In a reflection of this stand-off, last week, in coal-rich Angul district’s Chhendipada block, nine villages collectively decided they would boycott the 10 April election. The tactic, residents said, was meant to draw attention to their demand that gram sabhas under the new land acquisition law be held in their area so that they could formally register their opposition to being displaced for a coal mine.
The new law, which took effect on 1 January, introduces a consent provision for landowners.
In ministry of coal documents, the nine villages with over 2,500 residents are depicted as the rectangular-shaped Machhakata coal block. The block, for which close to 7,500 acres of land must be acquired, is to be mined by the Gujarat-based Adani Group, eventually generating power for residents of Maharashtra and Gujarat.
In an online presentation from 2012, the Adani Group’s plans show production in Machhakata to begin in 2013, part of the company’s larger plan to increase its coal mining and trading from 36 mt per annum (mtpa) in 2012, to 300 mtpa in 2020.
Chhendipada’s farmers have other ideas. Over the last three years, roadblocks and protests by residents, often turning violent, have ensured that the administration is unable to hold the public hearing as part of the environmental clearance procedure for the mine.
In sharp contrast with the Kondh residents of Niyamgiri, where few had school education or interest in the nuances of law and the contending arms of government, Bagdia’s college-educated residents closely followed shifts in policy. They surfed the Internet, filed Right to Information requests, moved courts and tracked which party was saying what. “The new land acquisition law has been passed, but why is our local Congress MP not supporting it?” asked Bagdia resident and engineering lecturer Satyabrata Pradhan in an interview on a recent afternoon, explaining the boycott decision. “Let the gram sabha consent provision of the new law be applied to us—if 70% of residents say yes to the mine, we are ready to be displaced.”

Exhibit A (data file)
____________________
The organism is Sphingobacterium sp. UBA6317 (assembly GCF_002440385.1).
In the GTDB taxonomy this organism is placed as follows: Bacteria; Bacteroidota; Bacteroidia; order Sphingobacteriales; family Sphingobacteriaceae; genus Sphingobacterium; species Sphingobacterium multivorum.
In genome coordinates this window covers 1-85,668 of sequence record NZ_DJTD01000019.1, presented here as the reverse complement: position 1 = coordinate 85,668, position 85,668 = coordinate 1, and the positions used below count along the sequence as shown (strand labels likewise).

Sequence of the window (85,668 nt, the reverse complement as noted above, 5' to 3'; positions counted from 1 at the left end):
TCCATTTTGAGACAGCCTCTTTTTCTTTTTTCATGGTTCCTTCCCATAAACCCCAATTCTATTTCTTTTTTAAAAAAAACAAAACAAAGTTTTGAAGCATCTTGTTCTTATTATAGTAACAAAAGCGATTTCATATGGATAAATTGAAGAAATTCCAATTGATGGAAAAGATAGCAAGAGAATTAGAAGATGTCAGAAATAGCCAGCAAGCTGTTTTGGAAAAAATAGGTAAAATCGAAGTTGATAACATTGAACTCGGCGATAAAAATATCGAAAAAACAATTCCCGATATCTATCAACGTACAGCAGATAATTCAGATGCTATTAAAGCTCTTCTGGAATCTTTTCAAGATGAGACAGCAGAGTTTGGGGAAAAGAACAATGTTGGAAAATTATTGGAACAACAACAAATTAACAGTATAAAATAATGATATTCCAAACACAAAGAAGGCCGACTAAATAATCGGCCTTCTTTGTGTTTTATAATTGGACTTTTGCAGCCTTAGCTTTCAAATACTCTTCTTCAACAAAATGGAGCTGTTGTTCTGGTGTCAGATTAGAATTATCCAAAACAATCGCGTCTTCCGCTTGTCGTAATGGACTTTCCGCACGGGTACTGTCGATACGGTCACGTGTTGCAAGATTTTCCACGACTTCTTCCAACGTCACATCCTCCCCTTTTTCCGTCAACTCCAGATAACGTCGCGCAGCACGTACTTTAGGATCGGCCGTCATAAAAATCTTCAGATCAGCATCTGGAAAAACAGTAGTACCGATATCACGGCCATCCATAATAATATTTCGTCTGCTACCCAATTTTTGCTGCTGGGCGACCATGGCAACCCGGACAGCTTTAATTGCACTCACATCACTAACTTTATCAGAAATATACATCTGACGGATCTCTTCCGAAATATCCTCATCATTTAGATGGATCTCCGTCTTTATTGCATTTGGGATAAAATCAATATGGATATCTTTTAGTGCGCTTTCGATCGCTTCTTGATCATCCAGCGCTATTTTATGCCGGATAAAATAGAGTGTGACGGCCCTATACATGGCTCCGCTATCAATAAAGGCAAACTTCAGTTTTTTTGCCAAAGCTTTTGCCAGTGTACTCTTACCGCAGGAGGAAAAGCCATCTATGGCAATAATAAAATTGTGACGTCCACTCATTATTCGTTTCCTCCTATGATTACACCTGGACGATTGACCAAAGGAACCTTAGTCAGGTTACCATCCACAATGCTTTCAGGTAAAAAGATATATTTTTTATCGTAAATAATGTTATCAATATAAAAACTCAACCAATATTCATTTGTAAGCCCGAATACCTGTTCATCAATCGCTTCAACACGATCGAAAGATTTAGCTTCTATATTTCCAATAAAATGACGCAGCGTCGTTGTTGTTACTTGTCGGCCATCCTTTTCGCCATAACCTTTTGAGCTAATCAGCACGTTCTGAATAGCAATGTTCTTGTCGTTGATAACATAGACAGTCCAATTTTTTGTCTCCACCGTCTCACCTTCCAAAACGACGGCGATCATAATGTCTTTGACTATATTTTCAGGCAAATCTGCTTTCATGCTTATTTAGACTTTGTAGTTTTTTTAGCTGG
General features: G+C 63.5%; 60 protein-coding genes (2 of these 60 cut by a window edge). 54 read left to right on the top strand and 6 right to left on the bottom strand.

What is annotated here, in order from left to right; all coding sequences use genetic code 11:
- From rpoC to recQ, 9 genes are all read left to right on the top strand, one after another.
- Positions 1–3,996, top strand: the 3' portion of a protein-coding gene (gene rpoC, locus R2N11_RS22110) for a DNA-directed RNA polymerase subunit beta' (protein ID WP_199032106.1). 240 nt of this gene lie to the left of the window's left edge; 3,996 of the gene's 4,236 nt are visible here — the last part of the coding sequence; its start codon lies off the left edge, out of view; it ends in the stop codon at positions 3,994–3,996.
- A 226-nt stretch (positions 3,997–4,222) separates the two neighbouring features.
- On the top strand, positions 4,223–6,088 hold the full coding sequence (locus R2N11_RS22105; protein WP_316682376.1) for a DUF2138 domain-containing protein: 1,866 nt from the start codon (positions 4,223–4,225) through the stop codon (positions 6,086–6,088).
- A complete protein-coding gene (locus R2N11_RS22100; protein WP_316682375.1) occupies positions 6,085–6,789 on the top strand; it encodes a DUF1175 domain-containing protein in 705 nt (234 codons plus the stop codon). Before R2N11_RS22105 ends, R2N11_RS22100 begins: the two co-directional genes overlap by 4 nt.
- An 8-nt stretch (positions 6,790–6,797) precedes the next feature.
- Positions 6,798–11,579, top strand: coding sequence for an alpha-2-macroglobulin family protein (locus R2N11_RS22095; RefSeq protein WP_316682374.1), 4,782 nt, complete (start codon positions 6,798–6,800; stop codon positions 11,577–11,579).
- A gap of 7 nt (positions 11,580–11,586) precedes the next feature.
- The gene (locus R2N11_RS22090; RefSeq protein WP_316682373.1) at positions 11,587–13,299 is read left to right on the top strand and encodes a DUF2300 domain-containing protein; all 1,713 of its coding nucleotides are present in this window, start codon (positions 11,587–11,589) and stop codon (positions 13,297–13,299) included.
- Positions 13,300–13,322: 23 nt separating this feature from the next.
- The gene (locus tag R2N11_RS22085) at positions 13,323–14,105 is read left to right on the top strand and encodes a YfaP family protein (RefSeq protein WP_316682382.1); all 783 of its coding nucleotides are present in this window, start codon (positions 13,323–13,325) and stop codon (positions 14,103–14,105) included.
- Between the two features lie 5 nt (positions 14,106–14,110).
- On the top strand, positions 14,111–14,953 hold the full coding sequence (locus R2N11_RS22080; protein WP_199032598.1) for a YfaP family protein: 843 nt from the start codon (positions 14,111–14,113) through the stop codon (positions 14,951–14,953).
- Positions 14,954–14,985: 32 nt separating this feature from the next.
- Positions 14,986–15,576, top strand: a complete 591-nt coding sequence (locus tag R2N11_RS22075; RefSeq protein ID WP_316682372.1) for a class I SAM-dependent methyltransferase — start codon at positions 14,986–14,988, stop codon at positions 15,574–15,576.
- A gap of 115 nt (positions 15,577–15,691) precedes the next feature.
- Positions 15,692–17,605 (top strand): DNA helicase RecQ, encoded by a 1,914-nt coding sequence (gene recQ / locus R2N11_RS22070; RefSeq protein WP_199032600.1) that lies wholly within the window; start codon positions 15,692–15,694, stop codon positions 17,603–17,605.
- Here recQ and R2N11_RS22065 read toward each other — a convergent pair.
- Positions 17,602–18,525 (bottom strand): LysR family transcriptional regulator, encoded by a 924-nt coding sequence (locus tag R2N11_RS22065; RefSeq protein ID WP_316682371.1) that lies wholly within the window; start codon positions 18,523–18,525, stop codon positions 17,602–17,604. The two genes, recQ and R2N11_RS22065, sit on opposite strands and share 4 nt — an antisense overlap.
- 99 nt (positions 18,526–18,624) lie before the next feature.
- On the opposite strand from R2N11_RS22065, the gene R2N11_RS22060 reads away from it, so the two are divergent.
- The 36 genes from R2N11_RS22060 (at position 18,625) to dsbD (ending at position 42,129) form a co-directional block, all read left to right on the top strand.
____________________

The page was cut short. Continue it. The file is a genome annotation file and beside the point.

The new law, Maira argued, could end up amounting to more legally imposed procedures, while not necessarily addressing the fundamental issue of mistrust. “Institutions—governments and corporations—have to alter how they operate to engage with people in a more modern and democratic way. They must listen, and people must see some change in their attitudes. That is the way to resolve these conflicts more efficiently and equitably,” he said.